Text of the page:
Work has begun on the second phase of the Al Maktoum International Airport (AMIA), which will significantly boost the passenger and cargo capacity at the Dubai World Central (DWC) aerotropolis under a $32-billion expansion.
The airport, when fully operational, will have five runways, and is projected to move 200 million passengers annually – in effect tripling Dubai’s current level of passenger traffic – and 16 million tonnes of cargo.
The expansion project will span six to eight years.
DWC is currently one of the largest urban development projects in the UAE. Almost twice the size of the island of Hong Kong, it covers an area of about 145 sq km. Ultimately, it will represent a significant engine for Dubai’s economic growth, with trade and business activity between AMIA and Jebel Ali port expected to capture 65 per cent of Dubai’s GDP (gross domestic product).
“DWC will ultimately represent the heart of Dubai,” says Rashed Bu Qara’a, chief operating officer, Dubai Aviation City Corporation. “Being a full-fledged city, DWC will host the full spectrum of urban infrastructure and facilities that will address the needs of businesses and people in terms of residence, commerce, retail, hospitality, sports, recreation, education and healthcare.”
“It will not only provide an attractive community setting for families of professionals who work at DWC but also for the thousands of people who commute between Sharjah, Dubai and Abu Dhabi on a daily basis,” he adds.
DWC was conceptualised and launched in 2006 as a strategic initiative of the Government of Dubai and is aligned to the Dubai Plan 2021. Beyond having at its heart the world’s largest airport when complete, the masterplanned full-fledged city is capable of hosting a diversified base of businesses, generating thousands of jobs, and ultimately supporting a population of one million people.
From a masterplan perspective, the project is represented by eight designated districts including Aviation, Logistics, Residential, Commercial, Golf, Humanitarian City, the Exhibition District – which will host the Expo 2020 – and the AMIA itself.
DWC is responsible for the overall masterplan of the project. “Work is being done in several phases starting with the development of the necessary infrastructure and facilities to support the airport and the businesses reliant on airport activity,” says Bu Qara’a.
The initial key components of DWC have, therefore, been the Logistics District, the Aviation District and the Business Park Free Zone. This involved creating the right infrastructure and products in order to attract key industry players to come and operate out of these areas, thus establishing an industry-based and knowledge-based ecosystem which ultimately generates jobs.
He further says: “The community facets of DWC – the development of the residential, commercial and golf – areas are also in progress. We have begun projects in the hospitality sector and signed several agreements with industry players. An agreement between InterContinental Hotels Group (IHG) and Abjar Hotels International, for instance, will see a 450-room Holiday Inn and 250-room Staybridge Suites built at DWC by the first quarter of 2018.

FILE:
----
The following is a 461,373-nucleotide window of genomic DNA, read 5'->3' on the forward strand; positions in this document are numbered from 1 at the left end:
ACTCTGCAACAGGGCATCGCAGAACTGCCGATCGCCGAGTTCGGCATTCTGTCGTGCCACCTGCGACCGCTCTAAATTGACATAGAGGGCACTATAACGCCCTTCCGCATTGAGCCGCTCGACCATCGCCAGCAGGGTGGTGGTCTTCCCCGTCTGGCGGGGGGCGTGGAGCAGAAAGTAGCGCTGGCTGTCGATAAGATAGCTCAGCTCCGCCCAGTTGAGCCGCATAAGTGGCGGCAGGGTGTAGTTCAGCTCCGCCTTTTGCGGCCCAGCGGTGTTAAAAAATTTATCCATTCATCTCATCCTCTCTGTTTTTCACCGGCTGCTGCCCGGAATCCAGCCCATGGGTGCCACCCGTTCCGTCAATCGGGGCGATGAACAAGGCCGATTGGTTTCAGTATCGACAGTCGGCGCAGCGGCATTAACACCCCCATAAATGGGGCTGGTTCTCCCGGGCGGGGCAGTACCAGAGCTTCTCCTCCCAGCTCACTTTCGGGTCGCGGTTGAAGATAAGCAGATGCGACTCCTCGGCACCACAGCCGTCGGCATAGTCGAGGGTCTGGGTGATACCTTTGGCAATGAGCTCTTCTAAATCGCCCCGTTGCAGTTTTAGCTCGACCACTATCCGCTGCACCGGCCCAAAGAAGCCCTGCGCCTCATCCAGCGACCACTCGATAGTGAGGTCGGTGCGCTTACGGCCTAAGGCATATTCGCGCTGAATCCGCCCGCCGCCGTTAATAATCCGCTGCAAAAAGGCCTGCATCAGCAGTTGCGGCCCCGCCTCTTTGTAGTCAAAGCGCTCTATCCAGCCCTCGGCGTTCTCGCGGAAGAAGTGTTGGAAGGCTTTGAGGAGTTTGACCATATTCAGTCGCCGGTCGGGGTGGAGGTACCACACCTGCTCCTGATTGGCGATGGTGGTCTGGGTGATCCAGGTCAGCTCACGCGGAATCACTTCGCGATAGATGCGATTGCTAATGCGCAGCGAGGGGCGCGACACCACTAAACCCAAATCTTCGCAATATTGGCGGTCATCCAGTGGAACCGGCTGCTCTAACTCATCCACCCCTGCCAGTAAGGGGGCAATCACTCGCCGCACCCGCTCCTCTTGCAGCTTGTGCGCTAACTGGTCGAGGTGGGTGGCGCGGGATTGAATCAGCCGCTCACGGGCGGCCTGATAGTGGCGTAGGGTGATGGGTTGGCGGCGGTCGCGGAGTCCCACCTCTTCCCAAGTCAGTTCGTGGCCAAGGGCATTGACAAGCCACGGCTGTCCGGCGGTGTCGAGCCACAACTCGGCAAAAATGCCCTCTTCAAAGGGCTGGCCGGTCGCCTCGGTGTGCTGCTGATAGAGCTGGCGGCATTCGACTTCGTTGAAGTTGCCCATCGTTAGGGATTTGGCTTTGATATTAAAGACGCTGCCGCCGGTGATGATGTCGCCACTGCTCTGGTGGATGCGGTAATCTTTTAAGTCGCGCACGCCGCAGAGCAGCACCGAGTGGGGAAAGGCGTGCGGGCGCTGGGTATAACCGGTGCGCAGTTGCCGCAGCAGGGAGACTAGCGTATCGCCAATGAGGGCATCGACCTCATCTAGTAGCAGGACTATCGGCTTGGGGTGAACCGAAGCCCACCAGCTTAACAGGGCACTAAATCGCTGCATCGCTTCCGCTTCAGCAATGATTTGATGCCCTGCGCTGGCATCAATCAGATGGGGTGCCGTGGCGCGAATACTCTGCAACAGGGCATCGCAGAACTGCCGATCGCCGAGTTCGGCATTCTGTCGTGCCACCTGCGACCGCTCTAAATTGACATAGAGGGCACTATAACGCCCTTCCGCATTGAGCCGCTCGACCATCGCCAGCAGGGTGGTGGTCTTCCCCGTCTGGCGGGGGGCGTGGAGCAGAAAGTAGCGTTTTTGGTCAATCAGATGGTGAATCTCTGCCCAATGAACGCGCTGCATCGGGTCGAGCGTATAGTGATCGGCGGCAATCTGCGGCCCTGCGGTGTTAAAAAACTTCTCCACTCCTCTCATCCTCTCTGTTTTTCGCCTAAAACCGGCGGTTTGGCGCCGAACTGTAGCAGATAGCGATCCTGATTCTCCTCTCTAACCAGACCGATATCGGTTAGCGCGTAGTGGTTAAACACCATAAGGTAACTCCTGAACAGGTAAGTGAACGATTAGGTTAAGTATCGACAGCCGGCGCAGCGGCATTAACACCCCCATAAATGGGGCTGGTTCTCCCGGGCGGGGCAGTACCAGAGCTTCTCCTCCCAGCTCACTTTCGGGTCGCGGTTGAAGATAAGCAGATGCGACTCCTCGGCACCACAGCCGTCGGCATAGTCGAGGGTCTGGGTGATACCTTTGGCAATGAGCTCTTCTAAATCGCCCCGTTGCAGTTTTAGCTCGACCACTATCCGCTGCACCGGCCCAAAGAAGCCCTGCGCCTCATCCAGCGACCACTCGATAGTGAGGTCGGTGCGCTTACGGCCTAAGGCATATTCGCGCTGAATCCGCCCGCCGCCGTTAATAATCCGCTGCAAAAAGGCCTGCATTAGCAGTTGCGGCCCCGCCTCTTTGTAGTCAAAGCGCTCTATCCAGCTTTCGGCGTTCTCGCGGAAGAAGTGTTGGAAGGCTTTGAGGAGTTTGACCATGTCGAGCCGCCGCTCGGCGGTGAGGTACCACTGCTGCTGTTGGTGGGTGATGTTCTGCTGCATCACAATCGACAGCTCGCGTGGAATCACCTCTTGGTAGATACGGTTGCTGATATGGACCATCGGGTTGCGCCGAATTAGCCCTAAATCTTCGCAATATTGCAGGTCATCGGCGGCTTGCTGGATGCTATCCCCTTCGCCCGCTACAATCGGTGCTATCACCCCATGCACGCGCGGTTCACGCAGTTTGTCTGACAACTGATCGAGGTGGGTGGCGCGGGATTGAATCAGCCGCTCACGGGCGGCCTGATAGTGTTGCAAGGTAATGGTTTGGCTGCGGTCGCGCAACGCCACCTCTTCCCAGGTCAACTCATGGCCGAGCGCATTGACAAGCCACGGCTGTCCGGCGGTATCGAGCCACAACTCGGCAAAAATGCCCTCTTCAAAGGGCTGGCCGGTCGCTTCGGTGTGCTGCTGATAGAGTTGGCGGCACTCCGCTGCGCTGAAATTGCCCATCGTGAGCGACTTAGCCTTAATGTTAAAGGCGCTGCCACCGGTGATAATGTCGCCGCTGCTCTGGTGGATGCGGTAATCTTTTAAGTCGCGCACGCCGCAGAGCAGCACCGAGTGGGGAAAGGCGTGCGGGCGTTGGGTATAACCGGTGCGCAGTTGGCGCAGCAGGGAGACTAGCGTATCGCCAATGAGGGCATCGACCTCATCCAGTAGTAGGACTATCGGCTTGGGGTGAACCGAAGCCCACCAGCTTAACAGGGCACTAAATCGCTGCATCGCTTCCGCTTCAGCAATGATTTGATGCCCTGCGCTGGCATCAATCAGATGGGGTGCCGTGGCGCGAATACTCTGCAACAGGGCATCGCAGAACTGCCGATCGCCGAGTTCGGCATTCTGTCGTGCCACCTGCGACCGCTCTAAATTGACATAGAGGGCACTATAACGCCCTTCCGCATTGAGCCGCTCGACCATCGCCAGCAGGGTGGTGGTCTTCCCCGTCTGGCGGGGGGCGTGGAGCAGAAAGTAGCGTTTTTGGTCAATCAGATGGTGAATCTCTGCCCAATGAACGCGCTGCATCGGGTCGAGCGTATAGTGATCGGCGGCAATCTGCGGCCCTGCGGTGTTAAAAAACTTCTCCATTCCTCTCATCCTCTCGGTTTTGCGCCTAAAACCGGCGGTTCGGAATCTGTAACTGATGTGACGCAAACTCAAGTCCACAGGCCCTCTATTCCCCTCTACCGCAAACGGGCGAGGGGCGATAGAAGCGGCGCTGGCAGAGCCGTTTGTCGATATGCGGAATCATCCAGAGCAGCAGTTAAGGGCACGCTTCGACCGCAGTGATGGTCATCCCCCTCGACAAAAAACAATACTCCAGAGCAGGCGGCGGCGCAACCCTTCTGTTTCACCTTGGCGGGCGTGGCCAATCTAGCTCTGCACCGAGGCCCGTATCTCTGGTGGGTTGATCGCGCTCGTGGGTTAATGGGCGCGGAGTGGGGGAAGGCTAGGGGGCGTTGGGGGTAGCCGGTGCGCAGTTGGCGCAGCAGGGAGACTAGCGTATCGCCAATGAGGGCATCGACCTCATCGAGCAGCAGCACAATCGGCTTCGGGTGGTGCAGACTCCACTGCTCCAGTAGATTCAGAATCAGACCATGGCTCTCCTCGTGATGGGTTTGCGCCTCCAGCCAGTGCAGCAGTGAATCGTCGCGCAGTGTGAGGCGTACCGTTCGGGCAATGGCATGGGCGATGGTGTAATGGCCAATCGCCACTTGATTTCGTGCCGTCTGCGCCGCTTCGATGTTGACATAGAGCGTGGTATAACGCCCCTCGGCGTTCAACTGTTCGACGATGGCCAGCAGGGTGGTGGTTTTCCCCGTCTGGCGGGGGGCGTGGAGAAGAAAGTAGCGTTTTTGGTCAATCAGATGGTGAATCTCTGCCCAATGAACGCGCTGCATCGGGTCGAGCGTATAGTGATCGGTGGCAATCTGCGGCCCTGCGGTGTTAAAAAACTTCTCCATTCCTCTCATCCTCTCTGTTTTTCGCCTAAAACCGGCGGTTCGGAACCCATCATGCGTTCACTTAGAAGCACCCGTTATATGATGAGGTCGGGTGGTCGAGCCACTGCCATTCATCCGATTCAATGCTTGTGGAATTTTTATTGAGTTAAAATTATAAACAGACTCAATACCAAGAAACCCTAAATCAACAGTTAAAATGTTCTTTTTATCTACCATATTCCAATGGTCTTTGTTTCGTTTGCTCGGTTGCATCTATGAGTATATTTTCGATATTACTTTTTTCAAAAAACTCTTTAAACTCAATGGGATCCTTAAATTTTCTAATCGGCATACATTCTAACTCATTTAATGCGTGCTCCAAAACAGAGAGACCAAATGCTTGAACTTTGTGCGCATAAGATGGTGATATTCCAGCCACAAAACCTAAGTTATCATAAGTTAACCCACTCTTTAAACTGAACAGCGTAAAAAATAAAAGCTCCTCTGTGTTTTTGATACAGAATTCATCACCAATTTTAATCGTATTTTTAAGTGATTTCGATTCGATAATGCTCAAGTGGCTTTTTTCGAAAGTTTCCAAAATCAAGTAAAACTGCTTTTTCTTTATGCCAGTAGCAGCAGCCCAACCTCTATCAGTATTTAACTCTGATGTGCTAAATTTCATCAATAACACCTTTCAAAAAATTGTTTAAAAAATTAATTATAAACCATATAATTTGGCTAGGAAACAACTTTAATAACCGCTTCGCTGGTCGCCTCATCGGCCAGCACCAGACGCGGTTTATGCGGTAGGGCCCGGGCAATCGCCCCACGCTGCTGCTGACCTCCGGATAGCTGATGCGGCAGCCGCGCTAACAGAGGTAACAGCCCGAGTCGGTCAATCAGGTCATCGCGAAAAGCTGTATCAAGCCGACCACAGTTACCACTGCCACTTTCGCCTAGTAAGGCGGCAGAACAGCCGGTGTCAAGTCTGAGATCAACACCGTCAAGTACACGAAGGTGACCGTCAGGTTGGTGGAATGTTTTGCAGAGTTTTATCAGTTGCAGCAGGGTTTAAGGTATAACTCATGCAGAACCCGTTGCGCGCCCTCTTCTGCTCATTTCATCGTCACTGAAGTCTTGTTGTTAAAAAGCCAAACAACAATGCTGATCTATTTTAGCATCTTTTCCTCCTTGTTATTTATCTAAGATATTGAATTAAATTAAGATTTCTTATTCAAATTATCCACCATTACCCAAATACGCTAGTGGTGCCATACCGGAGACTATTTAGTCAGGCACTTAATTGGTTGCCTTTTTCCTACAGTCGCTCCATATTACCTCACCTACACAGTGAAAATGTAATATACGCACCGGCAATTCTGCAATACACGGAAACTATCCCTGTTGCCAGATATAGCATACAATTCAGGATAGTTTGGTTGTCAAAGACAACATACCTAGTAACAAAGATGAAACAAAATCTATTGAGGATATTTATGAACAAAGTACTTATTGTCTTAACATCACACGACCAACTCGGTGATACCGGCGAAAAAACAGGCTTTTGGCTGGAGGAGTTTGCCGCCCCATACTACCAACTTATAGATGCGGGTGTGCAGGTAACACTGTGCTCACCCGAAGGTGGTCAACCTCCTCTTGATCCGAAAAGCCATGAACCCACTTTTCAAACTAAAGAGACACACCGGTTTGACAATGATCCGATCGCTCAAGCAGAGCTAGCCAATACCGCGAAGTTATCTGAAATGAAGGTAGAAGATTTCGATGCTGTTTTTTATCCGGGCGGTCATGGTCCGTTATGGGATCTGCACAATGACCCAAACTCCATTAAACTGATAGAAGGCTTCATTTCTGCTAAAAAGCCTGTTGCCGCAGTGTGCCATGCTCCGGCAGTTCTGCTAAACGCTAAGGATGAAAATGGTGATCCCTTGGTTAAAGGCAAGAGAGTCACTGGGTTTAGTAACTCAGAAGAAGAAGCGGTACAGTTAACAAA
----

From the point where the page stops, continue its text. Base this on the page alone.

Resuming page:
“We have also signed an agreement with Emaar to develop the DWC Golf District and high-end luxury residential area.”
Dubai Airports – which owns and manages the operation and development of both of Dubai’s airports – recently announced that annual passenger traffic through Dubai is expected to exceed 126 million by 2020 and reach around 200 million passengers by 2030.
“This, in itself, makes a strong business case for a second airport,” notes Bu Qara’a. “Dubai is witnessing unprecedented growth and has placed itself on the global map, not just a business and tourism hub but also a key transit hub owing to its strategic location. AMIA is ideally placed to complement Dubai and support increasing passenger traffic.”
He points out that significant progress has been made at the airport development. “The first runway at AMIA was completed in 2007 and in June 2010 it opened to cargo flights for the first time. Our partner Emirates Sky Cargo now operates at DWC from its own dedicated terminal building. The landing of the first passenger flight at AMIA in October 2013 was also historic.
“Progress on the development of airport infrastructure has been significant. Phase One of the AMIA is now complete. This airport now has the capacity to handle up to seven million passengers and 250,000 tonnes of cargo per year, and today AMIA receives both passenger and cargo flights.”
Meanwhile, Leslie Jones Architecture has been commissioned by Dubai Airports to support the commercial design strategy for AMIA, in a move to ensure that premium space is effectively planned, and successful airport businesses will be ideally positioned to engage with high volumes of global travellers.
Eugene Barry, executive vice-president commercial group at Dubai Airports, says: “Our vision for the future airport is to create a travel environment which is customer-focused and space-efficient, proactively supporting non-aeronautical commercial opportunities through successful partnerships and concepts appropriate to a development of this magnitude. Leslie Jones has been appointed to bring their expertise in specialist mixed-use schemes to our newest development project.”